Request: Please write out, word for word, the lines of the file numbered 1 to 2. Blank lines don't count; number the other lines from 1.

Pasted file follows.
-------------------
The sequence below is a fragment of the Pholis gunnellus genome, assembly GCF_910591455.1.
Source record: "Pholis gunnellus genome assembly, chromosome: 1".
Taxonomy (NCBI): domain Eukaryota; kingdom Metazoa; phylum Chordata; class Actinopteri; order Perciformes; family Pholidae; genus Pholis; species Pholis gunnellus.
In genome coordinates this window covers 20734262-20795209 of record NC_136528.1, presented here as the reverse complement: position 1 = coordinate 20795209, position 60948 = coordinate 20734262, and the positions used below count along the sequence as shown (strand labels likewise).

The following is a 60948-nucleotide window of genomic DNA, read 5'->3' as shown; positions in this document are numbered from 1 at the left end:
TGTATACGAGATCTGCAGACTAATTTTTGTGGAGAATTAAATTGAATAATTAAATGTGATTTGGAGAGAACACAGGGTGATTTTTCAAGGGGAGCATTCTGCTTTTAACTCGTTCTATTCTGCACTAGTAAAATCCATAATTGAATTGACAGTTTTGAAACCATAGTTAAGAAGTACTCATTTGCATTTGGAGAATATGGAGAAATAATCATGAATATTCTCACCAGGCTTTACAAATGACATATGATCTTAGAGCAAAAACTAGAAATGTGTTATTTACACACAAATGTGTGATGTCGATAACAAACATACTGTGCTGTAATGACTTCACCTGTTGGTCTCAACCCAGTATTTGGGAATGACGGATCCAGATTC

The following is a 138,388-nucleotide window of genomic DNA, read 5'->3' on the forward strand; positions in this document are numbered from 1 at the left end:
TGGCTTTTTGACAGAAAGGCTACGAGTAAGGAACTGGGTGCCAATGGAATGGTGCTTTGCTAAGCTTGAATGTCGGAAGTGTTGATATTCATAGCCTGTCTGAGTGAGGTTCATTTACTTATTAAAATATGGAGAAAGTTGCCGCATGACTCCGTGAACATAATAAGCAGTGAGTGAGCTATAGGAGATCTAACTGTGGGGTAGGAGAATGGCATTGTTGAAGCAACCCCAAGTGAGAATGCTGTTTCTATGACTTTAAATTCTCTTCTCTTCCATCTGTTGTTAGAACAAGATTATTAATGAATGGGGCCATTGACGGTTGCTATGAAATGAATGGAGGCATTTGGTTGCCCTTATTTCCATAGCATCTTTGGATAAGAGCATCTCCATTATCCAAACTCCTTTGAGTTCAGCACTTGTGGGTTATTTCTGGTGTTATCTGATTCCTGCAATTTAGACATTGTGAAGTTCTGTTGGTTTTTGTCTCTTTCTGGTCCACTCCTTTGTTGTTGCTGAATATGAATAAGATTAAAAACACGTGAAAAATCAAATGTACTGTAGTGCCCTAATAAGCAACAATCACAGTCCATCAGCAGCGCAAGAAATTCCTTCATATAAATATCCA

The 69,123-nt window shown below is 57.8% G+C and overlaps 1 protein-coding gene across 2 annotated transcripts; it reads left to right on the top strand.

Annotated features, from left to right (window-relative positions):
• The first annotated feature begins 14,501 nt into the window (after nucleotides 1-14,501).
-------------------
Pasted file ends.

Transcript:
The sequence below is a fragment of the Pholis gunnellus genome, assembly GCF_910591455.1.
Source record: "Pholis gunnellus genome assembly, chromosome: 1".